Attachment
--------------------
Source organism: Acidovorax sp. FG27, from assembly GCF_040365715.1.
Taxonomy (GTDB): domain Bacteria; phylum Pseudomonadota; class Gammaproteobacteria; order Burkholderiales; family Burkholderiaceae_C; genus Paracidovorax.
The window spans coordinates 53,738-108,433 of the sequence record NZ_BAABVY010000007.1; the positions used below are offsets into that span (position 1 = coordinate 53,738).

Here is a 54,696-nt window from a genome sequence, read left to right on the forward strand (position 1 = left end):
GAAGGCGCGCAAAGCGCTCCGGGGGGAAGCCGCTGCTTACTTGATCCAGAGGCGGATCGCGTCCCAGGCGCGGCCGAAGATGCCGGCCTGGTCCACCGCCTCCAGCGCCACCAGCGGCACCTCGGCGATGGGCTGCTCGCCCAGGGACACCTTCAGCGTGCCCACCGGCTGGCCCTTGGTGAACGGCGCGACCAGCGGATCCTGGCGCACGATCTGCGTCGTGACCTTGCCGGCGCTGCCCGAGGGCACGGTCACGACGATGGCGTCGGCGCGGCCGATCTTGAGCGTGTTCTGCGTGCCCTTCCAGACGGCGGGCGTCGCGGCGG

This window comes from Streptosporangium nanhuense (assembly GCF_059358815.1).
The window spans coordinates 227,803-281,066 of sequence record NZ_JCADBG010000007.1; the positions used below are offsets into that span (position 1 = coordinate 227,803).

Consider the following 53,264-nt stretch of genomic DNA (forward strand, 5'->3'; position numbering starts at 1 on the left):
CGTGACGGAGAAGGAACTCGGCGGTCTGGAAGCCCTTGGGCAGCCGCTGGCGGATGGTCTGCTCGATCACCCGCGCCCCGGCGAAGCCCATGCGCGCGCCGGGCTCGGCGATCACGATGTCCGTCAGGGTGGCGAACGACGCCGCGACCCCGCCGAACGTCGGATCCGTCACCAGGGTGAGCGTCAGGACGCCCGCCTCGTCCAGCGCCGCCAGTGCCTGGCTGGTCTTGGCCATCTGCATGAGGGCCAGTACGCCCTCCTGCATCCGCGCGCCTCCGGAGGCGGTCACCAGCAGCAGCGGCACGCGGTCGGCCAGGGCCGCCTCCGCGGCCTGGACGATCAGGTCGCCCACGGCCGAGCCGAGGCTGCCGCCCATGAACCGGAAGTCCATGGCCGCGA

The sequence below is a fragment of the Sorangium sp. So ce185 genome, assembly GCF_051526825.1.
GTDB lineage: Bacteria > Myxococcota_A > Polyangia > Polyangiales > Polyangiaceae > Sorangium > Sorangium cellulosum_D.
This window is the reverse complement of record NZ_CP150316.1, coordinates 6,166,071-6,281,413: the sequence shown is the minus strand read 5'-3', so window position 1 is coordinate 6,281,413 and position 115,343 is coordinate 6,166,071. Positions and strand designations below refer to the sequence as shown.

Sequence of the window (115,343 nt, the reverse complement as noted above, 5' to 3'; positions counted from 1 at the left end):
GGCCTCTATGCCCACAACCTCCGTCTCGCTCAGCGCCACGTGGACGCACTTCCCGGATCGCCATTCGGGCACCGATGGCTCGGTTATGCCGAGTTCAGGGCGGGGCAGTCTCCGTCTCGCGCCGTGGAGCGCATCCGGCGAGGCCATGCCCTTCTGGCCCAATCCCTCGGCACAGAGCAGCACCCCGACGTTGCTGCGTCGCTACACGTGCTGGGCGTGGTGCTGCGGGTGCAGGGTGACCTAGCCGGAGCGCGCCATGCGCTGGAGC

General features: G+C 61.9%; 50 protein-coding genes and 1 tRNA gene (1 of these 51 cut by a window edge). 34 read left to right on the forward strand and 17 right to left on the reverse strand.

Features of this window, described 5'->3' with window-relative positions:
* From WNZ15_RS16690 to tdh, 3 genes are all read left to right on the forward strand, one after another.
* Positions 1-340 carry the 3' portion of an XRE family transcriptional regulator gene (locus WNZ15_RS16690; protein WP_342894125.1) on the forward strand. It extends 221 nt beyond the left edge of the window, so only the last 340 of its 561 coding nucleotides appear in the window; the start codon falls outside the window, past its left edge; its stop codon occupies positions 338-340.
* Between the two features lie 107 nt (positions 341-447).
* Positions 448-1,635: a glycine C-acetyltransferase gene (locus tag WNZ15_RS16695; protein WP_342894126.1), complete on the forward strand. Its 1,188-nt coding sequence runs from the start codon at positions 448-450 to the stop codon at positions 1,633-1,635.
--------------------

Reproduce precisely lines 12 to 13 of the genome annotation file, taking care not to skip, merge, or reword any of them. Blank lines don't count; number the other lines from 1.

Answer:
This window is the reverse complement of record NZ_CP150316.1, coordinates 6,166,071-6,281,413: the sequence shown is the minus strand read 5'-3', so window position 1 is coordinate 6,281,413 and position 115,343 is coordinate 6,166,071. Positions and strand designations below refer to the sequence as shown.

Sequence of the window (115,343 nt, the reverse complement as noted above, 5' to 3'; positions counted from 1 at the left end):